by J. Irwin Miller
Prizes have been awarded by humans to their fellows as far back as history records—for achievements in war, in poetry, in music, in athletics, in whatever fields were valued by particular generations at particular times.
The prize might be a laurel wreath, a medal, Blenheim Palace, the king's daughter, or a duchy.
Prize ceremonies have been occasions for general celebration, or they have expressed simple gratitude, but they have also in a very significant way expressed the need to reward excellence, the human achievement at its most creative.
Sometimes a generation's judgment of its own artists and creators has been flawed. Socrates was put to death. Mozart buried in a pauper's grave, and Wren discharged as architect of St. Paul's. The list is long, but so is the other list. Ictinus and Callicrates were esteemed by 5th century Athens. The honored names of the architects of Hagia Sophia survive to this day. And during their lifetimes, Wright, Mies, and Corbusier were recognized publicly as giants of their century.
It is a good thing for a society to rejoice in splendid achievements, to hold up excellence to all its members, and to call attention to those who accomplish great works. These rare person remind the rest of us what we have in us to do if we will achieve only a portion of the commitment, the discipline, the clear vision, and the taste for work (even to the threshold of pain) which are invariable characteristics of the infinitesimal number of the greatest in any time.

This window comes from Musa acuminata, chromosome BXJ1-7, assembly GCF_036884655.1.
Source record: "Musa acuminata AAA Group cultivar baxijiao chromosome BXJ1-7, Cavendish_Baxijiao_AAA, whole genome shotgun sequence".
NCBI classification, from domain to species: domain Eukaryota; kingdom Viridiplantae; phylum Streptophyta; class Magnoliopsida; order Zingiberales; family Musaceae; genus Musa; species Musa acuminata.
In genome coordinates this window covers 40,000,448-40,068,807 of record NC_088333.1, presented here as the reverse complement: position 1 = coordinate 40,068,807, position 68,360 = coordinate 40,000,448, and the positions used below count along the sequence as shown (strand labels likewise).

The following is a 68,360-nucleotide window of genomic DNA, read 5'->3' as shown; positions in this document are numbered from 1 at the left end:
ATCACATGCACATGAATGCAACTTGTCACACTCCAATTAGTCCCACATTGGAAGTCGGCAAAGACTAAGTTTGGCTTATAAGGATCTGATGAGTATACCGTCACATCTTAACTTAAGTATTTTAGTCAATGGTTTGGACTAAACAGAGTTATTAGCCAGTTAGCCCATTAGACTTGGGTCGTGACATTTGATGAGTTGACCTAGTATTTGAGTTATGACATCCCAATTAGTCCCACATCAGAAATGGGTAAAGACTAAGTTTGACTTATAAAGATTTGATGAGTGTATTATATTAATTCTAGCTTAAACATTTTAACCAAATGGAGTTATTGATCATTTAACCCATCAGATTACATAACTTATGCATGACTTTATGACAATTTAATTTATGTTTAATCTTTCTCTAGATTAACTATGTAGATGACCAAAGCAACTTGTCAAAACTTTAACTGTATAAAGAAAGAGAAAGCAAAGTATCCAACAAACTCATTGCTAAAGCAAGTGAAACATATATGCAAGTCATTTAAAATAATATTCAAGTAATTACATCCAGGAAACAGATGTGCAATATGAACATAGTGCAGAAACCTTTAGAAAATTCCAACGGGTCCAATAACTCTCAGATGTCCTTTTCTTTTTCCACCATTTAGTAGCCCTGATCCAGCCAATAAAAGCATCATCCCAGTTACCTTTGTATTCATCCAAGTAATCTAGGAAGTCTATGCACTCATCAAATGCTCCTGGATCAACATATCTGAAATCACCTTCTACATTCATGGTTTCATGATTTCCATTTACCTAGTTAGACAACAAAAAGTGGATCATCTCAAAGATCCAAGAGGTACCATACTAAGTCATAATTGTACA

A world prize in architecture is long overdue. "First we shape our buildings, then our buildings shape us." Architects have built slums and even whole cities which crush the human spirit. But always a few have designed other and better kinds of cities, more humane housing, cathedrals, colleges, parks, centers of government, even factories and barns, which reveal truth, which give us joy for centuries, and which shame us from sinking to our meanest.
This prize gives a just and due reward to the small band of the best, but even more it serves to remind every member of the discipline that architecture can and should be more than a close professional guild. Architecture, indeed every profession at its most admirable, is a calling, a "vocation" in the root meaning of that ancient word.